It should have good numerical properties, rate of convergence and round-off error rejection.

It is required to yield good transient and tracking performance, disturbance rejection and robustness.

However, as we demand more requirements, the designed filter has to be more complex. This fact led us to make a trade-off between the attributes that the filter should have and the final performance requirements.

According to the above statements, both the conventional and the fast LMS adaptive filters were chosen to carry out the filtering process in this research. The use of the LMS adaptive filter seemed to be one of the best solutions because of its robustness (its model-independent property) [

Also, due to its low round-off errors, stability characteristics and easy implementation, the LMS adaptive filter is well suited in applications where we have to design systems for continuous operation without any human intervention.

This filter was satisfactorily used in the first part of this research [

In accordance with [

Frequency-domain adaptive filters can deal with the requirement of long memory satisfactorily providing good solutions to the computational complexity problem.

A more uniform convergence rate is achieved by taking advantage of the orthogonality properties of the discrete Fourier transform (DFT) and related discrete transforms.

Basically, the structure of the fast LMS adaptive filter is the one of a block-adaptive filter. The input signal is divided into several blocks of the same length by using a serial-to-parallel converter, and the resulting blocks of this conversion are filtered by a finite impulse response (FIR) filter, one block of data samples at a time. The adaptive process begins and continue on a block-by-block basis. In fact, the filter parameters are adapted in the frequency domain by using the fast Fourier transform (FFT) algorithm [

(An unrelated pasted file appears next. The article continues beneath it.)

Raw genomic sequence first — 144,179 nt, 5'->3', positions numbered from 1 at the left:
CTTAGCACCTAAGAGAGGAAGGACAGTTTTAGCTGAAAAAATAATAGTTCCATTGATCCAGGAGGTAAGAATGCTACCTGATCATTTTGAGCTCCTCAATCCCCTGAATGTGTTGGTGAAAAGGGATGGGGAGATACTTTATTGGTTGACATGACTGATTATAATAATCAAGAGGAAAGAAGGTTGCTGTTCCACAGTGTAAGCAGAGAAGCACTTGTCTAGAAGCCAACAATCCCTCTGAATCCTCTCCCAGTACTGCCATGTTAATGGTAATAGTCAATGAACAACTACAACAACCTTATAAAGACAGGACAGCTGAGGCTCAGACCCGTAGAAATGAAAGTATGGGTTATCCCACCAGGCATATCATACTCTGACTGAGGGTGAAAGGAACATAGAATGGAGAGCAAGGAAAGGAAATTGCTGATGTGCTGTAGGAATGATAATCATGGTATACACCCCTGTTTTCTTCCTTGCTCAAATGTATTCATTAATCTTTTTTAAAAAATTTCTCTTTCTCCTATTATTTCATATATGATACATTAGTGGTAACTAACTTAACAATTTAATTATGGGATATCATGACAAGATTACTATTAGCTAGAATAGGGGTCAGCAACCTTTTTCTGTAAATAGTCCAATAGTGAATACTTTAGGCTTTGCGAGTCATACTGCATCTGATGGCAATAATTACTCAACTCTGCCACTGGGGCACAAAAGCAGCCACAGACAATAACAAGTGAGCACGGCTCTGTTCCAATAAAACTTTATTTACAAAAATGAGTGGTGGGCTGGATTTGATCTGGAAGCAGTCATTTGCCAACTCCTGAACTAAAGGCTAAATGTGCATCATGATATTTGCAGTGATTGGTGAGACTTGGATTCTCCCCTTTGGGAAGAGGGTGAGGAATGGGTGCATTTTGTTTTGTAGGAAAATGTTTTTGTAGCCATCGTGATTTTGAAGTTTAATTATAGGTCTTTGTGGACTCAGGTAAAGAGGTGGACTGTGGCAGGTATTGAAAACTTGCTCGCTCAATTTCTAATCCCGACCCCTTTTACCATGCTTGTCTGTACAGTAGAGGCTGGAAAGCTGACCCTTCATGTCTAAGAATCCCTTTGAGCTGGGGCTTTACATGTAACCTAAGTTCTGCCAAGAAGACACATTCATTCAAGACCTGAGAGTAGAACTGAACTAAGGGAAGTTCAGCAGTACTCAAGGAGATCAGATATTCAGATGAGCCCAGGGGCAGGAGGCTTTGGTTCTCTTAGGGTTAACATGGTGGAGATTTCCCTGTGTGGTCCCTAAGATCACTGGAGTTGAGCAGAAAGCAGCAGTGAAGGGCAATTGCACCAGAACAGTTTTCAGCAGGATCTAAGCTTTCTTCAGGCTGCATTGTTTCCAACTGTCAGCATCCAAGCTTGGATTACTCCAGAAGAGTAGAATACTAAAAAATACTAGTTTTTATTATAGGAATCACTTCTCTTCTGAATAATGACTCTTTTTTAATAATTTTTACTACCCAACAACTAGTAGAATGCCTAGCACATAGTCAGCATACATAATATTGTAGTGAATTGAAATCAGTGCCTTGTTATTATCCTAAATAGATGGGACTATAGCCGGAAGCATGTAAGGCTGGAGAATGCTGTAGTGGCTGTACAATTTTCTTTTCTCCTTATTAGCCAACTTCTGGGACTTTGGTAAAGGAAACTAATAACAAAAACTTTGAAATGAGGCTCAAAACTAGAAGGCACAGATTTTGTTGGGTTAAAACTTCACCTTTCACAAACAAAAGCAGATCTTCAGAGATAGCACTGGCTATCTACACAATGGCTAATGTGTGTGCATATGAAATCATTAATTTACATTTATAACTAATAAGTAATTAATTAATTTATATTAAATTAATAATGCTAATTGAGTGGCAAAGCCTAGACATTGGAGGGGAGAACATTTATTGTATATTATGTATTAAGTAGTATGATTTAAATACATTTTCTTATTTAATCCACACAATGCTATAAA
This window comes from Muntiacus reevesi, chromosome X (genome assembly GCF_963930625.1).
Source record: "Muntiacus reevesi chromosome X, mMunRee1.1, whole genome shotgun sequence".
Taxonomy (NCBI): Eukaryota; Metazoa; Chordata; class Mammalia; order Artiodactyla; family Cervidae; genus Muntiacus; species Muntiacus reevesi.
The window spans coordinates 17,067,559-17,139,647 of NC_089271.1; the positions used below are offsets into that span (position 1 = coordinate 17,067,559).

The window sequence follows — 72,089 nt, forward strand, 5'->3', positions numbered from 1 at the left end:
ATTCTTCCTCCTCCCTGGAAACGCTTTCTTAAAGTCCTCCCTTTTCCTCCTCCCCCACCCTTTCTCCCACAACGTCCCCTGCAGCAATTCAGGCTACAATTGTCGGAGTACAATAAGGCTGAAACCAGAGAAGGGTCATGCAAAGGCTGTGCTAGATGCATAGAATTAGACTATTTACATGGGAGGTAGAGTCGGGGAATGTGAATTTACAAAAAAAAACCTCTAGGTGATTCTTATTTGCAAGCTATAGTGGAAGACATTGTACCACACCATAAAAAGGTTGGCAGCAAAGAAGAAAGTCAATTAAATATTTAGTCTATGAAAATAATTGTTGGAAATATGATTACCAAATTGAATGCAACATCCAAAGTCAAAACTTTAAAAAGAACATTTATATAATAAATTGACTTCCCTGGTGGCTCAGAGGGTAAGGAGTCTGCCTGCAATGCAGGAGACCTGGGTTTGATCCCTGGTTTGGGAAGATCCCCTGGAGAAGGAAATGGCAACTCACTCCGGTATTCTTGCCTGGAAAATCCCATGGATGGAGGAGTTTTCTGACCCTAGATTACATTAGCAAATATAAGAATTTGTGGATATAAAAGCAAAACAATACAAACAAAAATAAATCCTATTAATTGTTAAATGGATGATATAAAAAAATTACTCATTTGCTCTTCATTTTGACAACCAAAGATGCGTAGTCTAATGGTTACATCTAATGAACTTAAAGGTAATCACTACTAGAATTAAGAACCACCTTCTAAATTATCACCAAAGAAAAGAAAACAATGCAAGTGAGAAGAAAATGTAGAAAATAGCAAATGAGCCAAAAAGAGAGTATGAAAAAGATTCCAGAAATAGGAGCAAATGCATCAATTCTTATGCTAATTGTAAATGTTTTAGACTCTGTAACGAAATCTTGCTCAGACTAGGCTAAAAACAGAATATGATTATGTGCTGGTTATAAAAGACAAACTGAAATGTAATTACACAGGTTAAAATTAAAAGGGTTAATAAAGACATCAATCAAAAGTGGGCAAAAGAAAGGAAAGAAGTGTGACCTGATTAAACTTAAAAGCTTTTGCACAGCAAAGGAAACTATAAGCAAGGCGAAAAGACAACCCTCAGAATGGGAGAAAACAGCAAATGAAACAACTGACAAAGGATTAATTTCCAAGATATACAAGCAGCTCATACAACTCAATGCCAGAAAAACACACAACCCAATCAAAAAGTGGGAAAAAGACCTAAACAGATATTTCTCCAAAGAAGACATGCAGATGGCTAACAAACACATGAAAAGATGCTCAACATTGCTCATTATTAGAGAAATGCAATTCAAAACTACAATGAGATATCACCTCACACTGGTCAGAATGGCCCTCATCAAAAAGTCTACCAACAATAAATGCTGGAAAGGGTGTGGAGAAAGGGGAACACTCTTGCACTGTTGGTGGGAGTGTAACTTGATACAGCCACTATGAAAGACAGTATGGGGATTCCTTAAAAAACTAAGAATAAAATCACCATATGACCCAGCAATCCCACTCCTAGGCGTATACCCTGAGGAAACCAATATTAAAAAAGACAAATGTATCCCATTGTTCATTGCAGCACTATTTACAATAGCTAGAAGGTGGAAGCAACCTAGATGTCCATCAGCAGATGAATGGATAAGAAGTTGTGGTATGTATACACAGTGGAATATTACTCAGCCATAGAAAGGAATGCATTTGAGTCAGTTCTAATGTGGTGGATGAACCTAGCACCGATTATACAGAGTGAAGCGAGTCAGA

According to Haykin [

_{i}_{i}_{i}

FFT = fast Fourier transformation

IFFT = inverse fast Fourier transformation

α = adaptation constant

γ is a

^{T}

_{i}_{i}_{i}^{2},

^{H}

As in [

The response of the sensor before filtering for the experimental tests at 50 Hz, 100 Hz, 200 Hz, 500 Hz and 1 kHz was shown in [

As in [

_{i}

From

In this paper, a real-life filtering problem of multi-frequency acceleration excitation to test an accelerometer for automotive applications has been solved by using both a conventional and a fast LMS adaptive filter. The results of the experiment were satisfactory for both filters and it has been shown that the best option to carry out the filtering problem discussed in this paper was to use the fast LMS adaptive filter.

This work has been partially supported by the Ministry of Science and Innovation (MICINN) of Spain under the research project TEC2007-63121, and the Universidad Politécnica de Madrid.

Schematic diagram of the ANC.

NI SCB-68 connector block.

Vibration exciter SE-1.

Experimental setup: vibration control system SRS-35, power amplifier PA-14-180, vibration exciter SE-1, and Standard-PC.

Response of the sensor system before filtering for a multi-frequency acceleration of maximum amplitude 2 g and frequencies 200 Hz, 500 Hz and 1 kHz: Time waveform.

Response of the sensor system before filtering for a multi-frequency acceleration of maximum amplitude 2 g and frequencies 200 Hz, 500 Hz and 1 kHz: Power spectrum (dB).

Power spectrum (dB) of the output signal before (green) and after (blue) filtering by using the LMS adaptive filter.

Time waveforms of the output signal for the case under test: Green—output signal before filtering; Blue—output signal after filtering by using the LMS adaptive filter.

Power spectrum (dB) of the output signal before (green) and after (blue) filtering by using the fast LMS adaptive filter.

Time waveforms of the output signal for the case under test: Green—output signal before filtering; Blue—output signal after filtering by using the fast LMS adaptive filter.

Learning curve of the conventional (blue) and the fast (red) LMS adaptive filters for the case under test: EASE is the ensemble-average squared error (logarithmic scale).